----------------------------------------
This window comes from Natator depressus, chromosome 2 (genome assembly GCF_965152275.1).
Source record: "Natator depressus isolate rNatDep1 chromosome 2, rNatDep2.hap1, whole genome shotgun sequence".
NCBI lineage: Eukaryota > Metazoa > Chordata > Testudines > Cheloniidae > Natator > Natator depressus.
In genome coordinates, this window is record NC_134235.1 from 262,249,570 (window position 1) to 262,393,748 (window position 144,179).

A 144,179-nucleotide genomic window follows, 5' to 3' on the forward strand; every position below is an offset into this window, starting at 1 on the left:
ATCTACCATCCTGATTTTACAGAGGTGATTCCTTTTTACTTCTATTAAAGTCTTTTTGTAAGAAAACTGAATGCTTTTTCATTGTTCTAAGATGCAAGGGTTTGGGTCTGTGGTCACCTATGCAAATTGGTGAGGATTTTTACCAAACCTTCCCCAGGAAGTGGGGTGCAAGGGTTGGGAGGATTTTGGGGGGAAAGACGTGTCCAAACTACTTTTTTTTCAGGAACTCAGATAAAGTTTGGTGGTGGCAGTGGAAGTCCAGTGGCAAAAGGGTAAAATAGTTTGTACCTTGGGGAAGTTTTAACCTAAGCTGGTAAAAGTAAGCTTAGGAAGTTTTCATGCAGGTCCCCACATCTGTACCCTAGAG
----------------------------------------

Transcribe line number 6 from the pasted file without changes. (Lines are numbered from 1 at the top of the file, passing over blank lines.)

ATCTACCATCCTGATTTTACAGAGGTGATTCCTTTTTACTTCTATTAAAGTCTTTTTGTAAGAAAACTGAATGCTTTTTCATTGTTCTAAGATGCAAGGGTTTGGGTCTGTGGTCACCTATGCAAATTGGTGAGGATTTTTACCAAACCTTCCCCAGGAAGTGGGGTGCAAGGGTTGGGAGGATTTTGGGGGGAAAGACGTGTCCAAACTACTTTTTTTTCAGGAACTCAGATAAAGTTTGGTGGTGGCAGTGGAAGTCCAGTGGCAAAAGGGTAAAATAGTTTGTACCTTGGGGAAGTTTTAACCTAAGCTGGTAAAAGTAAGCTTAGGAAGTTTTCATGCAGGTCCCCACATCTGTACCCTAGAG